Super Bowl Commercial Recap Part 2

April 28, 2016

We're continuing our recap, this time focusing on the use of nostalgia and patriotism in this year's Super Bowl ads.

If you missed Part 1, see it here.

This was a year of looking back on decades past, with some brands laying on the nostalgia for Super Bowl viewers:

'90s: Oikos featured a reunion of beloved Full House's cast with spokesman John Stamos getting a hand from Bob Saget and Dave Coulier in a dire yogurt emergency.

'80s: Radio Shack is revamping its stores to take them out of the past and into the modern age, reflected in their commercial of '80s icons ransacking a Radio Shack alongside their promotional giveaway on Twitter, rewarding retweeters with sweet VCRs and other outdated tech.

This ad wins for the most effective of the night, here at Oxford, due to an Oxfordite exclaiming at the very start of the commercial, “Who goes to Radio Shack?!” only to get her answer a second later.

'00s: Kia reminded us that the Matrix is endlessly parody-able … and still effective as a tool to frame a brand not known for its tech as a futuristic product.

Patriotism is nothing new to Super Bowl ads, but 2014 took it to the next level … with some using the tried-and-true method of placing voiceovers over shots of sprawling, Western America landscapes to great effect, while others were cookie-cutter versions of their competitors and felt less inspired.

The (American) car adverts were the biggest perpetrators of this trend. Both Chevy ads of the night featured cowboy/Western/sepia-colored desert imagery, but did not have the same blatant “patriotism” message seen in many others – however, both still got the hard-working spirit of America message across. Jeep continued by telling us to get out and seek adventure with an inspirational voiceover speaking over images of people driving, diving into water and staring out over the land, taking in the sunset over rolling hills of wheat… but it ended up being the same bland, happy-driving montage we've come to expect from a car commercial seen on TV any day of the week.

Chrysler is the last of the car ads to use this same format, but boy, do they blow it up to the level of “YES, THIS IS AMERICA” that is needed to outshine the thick domestic car competition, a tactic that was also effective in their infamous Clint Eastwood ad from the Super Bowl two years ago. It starts with the ridiculous, but perfectly suited line, “Is there anything more American than America?” then builds and builds until the viewer can't help but answer, “DARN RIGHT, THERE IS ABSOLUTELY NOTHING MORE AMERICAN THAN AMERICA!”

It shouldn't work, but it does. We've seen this ad a million times, but taking it to the extreme worked in their favor, with many websites listing it on their top Super Bowl commercials countdowns as one of the best.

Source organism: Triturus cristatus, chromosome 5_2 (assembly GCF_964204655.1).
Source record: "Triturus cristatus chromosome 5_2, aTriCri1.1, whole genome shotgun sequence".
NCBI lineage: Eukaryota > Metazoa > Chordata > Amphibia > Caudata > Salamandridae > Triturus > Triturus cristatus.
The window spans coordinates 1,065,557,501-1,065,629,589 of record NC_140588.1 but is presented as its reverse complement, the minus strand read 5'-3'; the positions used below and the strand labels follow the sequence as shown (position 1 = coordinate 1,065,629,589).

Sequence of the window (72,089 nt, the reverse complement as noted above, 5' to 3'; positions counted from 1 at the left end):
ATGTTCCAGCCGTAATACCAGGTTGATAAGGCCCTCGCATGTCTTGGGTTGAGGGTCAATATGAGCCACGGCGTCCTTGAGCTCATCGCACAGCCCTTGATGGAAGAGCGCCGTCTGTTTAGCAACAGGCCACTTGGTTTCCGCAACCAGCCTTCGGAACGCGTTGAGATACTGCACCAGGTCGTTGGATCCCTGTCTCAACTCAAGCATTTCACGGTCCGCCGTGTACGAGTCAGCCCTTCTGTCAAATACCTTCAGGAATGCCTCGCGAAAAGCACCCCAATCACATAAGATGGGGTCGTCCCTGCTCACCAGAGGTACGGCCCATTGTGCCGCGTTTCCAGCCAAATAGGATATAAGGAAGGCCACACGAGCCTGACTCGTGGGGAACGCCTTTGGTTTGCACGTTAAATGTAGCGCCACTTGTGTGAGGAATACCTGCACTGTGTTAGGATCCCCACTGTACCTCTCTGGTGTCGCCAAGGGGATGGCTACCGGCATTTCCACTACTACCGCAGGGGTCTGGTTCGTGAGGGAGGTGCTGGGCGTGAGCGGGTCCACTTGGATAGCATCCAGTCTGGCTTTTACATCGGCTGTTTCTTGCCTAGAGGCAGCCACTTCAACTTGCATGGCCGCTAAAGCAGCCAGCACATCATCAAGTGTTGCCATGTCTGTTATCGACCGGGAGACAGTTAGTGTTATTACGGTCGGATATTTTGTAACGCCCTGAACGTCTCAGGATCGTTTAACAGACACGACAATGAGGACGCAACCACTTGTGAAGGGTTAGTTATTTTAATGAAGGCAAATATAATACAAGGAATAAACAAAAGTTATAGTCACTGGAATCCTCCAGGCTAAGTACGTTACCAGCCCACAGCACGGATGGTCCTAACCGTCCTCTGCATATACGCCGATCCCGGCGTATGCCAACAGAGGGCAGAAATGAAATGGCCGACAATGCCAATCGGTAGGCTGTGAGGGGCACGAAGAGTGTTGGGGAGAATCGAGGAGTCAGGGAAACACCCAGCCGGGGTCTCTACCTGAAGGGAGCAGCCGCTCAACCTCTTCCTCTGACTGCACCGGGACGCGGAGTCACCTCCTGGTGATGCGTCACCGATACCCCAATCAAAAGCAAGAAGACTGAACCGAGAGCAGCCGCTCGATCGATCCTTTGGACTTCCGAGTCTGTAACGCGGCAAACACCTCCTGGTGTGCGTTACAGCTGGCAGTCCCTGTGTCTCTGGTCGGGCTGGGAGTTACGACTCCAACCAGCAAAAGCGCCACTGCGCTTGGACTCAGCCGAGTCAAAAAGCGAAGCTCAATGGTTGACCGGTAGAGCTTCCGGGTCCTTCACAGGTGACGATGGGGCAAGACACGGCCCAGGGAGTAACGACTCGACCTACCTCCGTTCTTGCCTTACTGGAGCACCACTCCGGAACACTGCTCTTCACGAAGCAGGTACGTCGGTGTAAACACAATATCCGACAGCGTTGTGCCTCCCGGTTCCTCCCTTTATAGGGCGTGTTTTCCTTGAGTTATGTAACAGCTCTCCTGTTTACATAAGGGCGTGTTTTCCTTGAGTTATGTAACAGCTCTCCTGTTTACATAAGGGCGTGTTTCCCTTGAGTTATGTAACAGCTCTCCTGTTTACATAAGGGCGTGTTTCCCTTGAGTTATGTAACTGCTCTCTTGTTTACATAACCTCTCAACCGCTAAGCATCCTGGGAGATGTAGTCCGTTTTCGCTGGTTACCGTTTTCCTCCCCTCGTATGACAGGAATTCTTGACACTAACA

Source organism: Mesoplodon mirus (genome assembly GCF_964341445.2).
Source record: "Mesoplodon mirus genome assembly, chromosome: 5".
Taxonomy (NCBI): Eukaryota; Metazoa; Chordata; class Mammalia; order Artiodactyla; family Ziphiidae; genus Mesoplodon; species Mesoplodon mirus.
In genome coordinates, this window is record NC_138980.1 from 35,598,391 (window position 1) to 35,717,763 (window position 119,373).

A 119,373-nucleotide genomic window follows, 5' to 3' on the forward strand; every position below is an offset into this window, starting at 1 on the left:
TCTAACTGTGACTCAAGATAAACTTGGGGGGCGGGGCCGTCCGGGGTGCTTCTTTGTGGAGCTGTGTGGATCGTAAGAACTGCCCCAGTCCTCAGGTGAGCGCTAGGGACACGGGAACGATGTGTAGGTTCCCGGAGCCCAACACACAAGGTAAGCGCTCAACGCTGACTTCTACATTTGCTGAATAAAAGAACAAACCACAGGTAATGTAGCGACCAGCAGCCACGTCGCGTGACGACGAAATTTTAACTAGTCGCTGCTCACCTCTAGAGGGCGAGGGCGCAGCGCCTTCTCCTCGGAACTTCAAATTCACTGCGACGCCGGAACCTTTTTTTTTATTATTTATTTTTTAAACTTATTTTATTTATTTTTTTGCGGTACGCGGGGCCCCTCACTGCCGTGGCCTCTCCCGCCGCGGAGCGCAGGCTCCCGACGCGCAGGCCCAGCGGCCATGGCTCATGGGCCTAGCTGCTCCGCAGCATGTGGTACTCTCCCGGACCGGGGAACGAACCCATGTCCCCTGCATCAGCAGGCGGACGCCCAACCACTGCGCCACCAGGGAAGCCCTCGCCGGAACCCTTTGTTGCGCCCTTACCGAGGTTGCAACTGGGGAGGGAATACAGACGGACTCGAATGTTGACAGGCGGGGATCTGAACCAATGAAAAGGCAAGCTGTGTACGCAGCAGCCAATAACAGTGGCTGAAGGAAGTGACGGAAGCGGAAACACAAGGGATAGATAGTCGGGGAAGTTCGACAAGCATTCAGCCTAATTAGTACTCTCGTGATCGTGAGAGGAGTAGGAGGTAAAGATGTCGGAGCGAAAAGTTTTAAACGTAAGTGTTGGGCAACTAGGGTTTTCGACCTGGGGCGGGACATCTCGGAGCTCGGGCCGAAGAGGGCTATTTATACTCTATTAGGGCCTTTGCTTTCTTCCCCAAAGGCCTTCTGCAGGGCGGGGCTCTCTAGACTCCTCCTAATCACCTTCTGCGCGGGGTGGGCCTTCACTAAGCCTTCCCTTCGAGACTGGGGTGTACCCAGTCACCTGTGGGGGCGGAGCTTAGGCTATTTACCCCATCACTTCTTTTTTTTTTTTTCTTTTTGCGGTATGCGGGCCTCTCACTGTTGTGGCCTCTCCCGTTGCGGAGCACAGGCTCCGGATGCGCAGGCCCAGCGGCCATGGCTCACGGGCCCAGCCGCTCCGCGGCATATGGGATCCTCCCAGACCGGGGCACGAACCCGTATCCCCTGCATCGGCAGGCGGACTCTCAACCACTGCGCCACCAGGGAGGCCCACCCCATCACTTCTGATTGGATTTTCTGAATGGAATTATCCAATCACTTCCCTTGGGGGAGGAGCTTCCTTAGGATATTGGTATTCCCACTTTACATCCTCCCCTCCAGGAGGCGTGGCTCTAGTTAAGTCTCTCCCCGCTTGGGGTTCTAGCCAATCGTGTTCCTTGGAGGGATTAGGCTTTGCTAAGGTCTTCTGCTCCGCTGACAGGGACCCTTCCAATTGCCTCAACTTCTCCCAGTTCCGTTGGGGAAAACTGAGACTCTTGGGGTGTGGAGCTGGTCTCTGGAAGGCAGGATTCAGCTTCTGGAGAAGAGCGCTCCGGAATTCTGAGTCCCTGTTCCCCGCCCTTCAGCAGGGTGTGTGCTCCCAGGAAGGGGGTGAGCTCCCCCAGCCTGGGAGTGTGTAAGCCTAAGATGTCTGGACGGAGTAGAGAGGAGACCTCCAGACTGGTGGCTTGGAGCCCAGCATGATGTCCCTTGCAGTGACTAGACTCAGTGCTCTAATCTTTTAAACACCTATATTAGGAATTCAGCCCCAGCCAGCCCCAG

Incidentally, next to all of the American car manufacturing pride, Jaguar's ad featured suave, sophisticated British villains explaining why it's “good to be bad” and why that equals a more superior car.

America went for grit while England went for class.

Besides auto, other industries went the way of patriotism, with Budweiser's “Homecoming” ad featuring a soldier's fanfare reunion with his hometown, while Alex and Ani's and WeatherTech both took on the cookie-cutter inspirational manufacturing in America montages.

Coca-Cola's ad was innocent, with the melting pot of America represented through images of all different races and cultures within America enjoying the soda to lines of “America the Beautiful” sung in many languages. However, this ad ended up being the most controversial of the night for unexpected reasons.

After the video aired, social media blew up with differing opinions on the message of the commercial, with the sentiment of “we speak English in America” being an overarching theme, which has led to an effort by holders of this opinion to boycott the company. Coca-Cola has always had the theme in their marketing of bringing people together with the power of Coke – “I'd like to buy the world a Coke” anyone? This is not new territory for the company, and it's interesting/unfortunate that an ad meant to show off America's wonderful diversity ended up showing us how divided we still are. Cheerios had the same problem earlier this year with its first commercial featuring an interracial family, but instead of bowing to hate, they instead brought that family back with a Super Bowl ad that solidified them as a family-focused, principled brand … and had a huge return on that courage.

In summary, brands seemed to take a tamer route in general with their commercials this year. Sure, there were some token weird ones that harken to an internet meme sense of humor – Butterfinger's “Couples Counseling” and Audi's “Doberhauhua” – and the aforementioned “sexy” ones, but they were in the minority this year. Patriotism was the clear winner with nontraditional ads right behind. To examine Sunday's broadcast in a Petri dish is to see that ads are evolving into unexpected branding tools, ones that don't play by the rules of what a Super Bowl ad is “supposed” to be.